Goodville, Pennsylvania is just a blip of a town. You drive through it before you realize you even arrived. Its biggest claim to fame is the legendary hoard of quilting fabric in Obies Country Store, an unassuming clapboard house with a 1960s sign over the porch.
A friend and I went fabric shopping there last week, like going to Fabric Mecca on Holiday. I was overwhelmed just by stepping inside. This is extreme hoarding without the bad smells or squashed cats.
Part of the fun of going to Sage Farm is seeing how the best dealers merchandise their stuff. I always try to look at that. It’s a free education if you pay attention!
But a few smalls always catch my eye, too. Here are six of them from last weekend’s Sage Farm show. First, a McCoy iris vase displayed with other pottery. I don’t care that it’s McCoy, I just love the flutey shape, and the yellow. Because yellow is a happy color. (A vase identical to the green one behind the yellow McCoy is sitting on my mantel right now!) An almost-rusty steel window screen displays vintage postcards. Wouldn’t this be great in your kitchen for recipes and notes? Too bad rust isn’t my thing. Now if I found a white enameled steel version . . .
Have you ever splurged on something without a single regret? Earlier this summer I found a collection of vintage quilt tops for sale on Instagram. They’d been used to cover tables at a country wedding. (Lucky, lucky bride!) The handful of photos were itty-bitty but I could see the quilt tops were made of amazing old fabric. It was a now-or-never moment. So I bought all five of them!
Fast forward a few weeks, and two friends invited me to go fabric shopping in Lancaster. I took two of the vintage quilt tops along. Yes, there’s more!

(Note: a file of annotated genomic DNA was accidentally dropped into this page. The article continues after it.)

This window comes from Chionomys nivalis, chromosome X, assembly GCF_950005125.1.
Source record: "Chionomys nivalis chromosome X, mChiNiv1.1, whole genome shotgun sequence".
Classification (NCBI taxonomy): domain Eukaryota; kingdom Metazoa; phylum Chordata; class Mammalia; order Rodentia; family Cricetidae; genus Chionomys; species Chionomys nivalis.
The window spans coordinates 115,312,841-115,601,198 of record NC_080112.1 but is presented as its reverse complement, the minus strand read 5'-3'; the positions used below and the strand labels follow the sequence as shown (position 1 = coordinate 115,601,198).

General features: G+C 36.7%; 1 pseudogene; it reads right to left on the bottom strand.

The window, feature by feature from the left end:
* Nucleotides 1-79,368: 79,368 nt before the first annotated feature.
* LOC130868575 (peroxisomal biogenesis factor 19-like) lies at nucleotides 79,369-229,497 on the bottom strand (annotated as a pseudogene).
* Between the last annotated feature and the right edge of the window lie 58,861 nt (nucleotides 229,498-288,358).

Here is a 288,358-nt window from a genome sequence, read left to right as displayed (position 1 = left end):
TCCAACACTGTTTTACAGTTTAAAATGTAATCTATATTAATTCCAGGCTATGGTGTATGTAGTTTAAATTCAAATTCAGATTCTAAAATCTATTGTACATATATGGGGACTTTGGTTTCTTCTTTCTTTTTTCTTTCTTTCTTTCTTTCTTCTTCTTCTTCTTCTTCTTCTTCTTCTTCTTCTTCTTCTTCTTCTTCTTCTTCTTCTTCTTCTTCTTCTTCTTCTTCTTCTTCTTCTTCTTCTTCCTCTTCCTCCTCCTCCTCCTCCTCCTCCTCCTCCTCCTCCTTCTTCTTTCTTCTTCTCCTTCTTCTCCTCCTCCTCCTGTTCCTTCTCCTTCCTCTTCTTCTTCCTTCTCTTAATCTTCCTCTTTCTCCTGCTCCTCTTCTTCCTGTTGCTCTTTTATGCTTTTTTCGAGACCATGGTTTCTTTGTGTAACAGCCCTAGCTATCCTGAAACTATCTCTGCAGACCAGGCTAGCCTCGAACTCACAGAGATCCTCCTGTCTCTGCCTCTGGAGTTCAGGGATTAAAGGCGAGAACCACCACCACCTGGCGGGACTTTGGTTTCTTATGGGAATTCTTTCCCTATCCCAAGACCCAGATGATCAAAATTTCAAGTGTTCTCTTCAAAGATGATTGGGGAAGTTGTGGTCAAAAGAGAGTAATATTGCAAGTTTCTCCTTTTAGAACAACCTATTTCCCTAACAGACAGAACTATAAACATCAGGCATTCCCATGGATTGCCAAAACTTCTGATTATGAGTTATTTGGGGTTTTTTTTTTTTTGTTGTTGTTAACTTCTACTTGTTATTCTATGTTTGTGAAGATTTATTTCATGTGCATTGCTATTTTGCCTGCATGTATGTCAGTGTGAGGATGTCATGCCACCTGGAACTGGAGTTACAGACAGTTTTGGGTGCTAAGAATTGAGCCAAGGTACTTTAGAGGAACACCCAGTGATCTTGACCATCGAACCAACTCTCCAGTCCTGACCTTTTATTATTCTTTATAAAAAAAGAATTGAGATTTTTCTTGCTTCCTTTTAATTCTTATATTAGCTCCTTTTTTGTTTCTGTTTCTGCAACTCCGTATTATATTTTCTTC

Months ago somebody handed me a bag full of quilt bits their grandmother or great-aunt had left them, because I like sewing and all, so maybe I could finish it and have a nice quilt. Why, thank you very much!
At home, I opened the bag and saw this.
And closed the bag and stuffed it away somewhere. Because, while that bit on top there is nicely done patchwork, it is flaming-’80s “country” colors in stiff fabrics that are heavy on the polyester.
First off, I don’t quilt. Yet.
But when I finally start, I don’t want to make something in colors that don’t appeal to me and in fabric that’s unpleasant to handle. There’s no way in tarnation I’d put that much work into polyester.
Well, that was then. I found the forgotten bag recently and decided to dump everything out and see how bad it really was. Turns out, there were just a few ugly pieces on top. Underneath . . . . . -See what I found!>
Well, Janeray, I can’t compete with the sheer amazing number of vintage tablecloths you’ve got. I started collecting them years later than you did, after all.
And I can’t compete with your brand-spankin’-new super-steamo iron, either.
But the ironing board?
Oh yeah. I got you beat on that one!
When I got married, I had a rickety 1980s ironing board and Bluesray had a super sturdy 1960s ironing board. We kept his and took mine to the thrift shop.
His board was aqua!
Twenty-some years later, a couple of the welds on that ancient aqua board finally failed. I couldn’t bear to trash it, though, so it’s down in the basement now, patiently waiting to be repurposed as a display piece for shows.
And then I went out and found the ironing board of my vintage tablecloth dreams: the Reliable Longboard.